Elements of Chemical Reaction ering 4th Ed - H. Scott Fogler 49

Elements of Chemical Reaction ering 4th Ed - H. Scott Fogler 49

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Sec. 1.4 Continuovs-Flow Reactors 2 7 Consequently. we see that Equation ( I - I I ) applies equally well to our model of tubular reactors of' variable and constant cross-sectional area, although ir is duubtful that one would hnd a reactor of the shape shown in Figure I-l l unIess it were designed by Pablo Picasso. The conclusion drawn from the applicarion of the design equation to Picasso's reactor is an important one: the degree of completion of a reaction achieved in an ideal plug-flow reactor (PFR) does not depend on its shape, only on its total volume. Again consider the jsornerizntion A + B, this time in a PFR. As the reac- tants proceed down the reactor. A is consumed by chemical reaction and B is produced. Consequent!y, the molar Raw rate of A decreases and that of B increases, as shown in Figure 1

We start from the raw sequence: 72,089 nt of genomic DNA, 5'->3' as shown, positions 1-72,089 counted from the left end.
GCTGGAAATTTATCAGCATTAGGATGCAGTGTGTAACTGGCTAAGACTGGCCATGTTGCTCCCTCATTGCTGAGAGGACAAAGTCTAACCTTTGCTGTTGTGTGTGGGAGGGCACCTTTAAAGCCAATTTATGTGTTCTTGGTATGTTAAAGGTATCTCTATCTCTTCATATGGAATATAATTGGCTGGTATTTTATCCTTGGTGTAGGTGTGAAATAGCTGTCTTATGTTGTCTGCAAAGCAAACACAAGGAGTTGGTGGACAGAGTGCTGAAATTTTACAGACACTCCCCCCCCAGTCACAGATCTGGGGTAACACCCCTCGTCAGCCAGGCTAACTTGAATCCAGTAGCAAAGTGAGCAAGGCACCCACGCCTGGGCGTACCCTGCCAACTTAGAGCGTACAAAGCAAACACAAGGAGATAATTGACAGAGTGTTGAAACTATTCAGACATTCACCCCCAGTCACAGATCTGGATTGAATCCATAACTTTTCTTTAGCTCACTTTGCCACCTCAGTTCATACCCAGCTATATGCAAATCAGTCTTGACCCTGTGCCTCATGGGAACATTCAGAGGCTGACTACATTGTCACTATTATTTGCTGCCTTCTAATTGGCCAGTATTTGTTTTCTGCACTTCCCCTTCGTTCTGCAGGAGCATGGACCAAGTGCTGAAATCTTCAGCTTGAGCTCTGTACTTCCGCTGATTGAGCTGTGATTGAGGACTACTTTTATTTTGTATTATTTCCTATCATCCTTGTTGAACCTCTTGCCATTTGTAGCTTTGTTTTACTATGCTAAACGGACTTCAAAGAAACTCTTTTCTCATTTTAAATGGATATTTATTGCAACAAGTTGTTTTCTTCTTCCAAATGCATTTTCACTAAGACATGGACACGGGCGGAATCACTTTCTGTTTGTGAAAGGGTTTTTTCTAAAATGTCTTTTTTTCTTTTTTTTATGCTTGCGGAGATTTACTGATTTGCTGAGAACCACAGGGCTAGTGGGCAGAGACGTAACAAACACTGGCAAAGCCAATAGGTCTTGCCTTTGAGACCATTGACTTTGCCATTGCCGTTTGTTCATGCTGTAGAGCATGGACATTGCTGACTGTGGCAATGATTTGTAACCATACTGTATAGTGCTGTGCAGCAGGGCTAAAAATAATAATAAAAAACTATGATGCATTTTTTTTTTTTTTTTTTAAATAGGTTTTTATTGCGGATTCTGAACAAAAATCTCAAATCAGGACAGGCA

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Unformatted text preview: - 1 2. Figure 1-12 Profiles of molar flow rates in a PFR. We now ask what is the reactor volume V , necessary to reduce the enter- ing molar flow rare of A from FA, to FA!. Rearranging Equation ( I - 12) in the f o rrn and integrating with limits at V = 0, then FA= FA,,, and at V = V,. then FA= FA,. V, is the volume necessary to reduce the entering molar flow rate FA, to some specified value FA1 and also the volume necessary to produce a molar flow rate o f B of FBI. 1.4.3 Packed-Bed Reactor The principal difference between reactor design calculations involving homo- geneous reactions and those involving fluid-solid heterogeneous reactions is that for the: batter, the reaction takes place on the surface of the catalyst. Con- sequently, the reaction rate is based on mass of solid catalyst. W, rather than on...
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This note was uploaded on 07/05/2010 for the course CHEM 204 taught by Professor Vanderwal,c during the Spring '08 term at UC Irvine.

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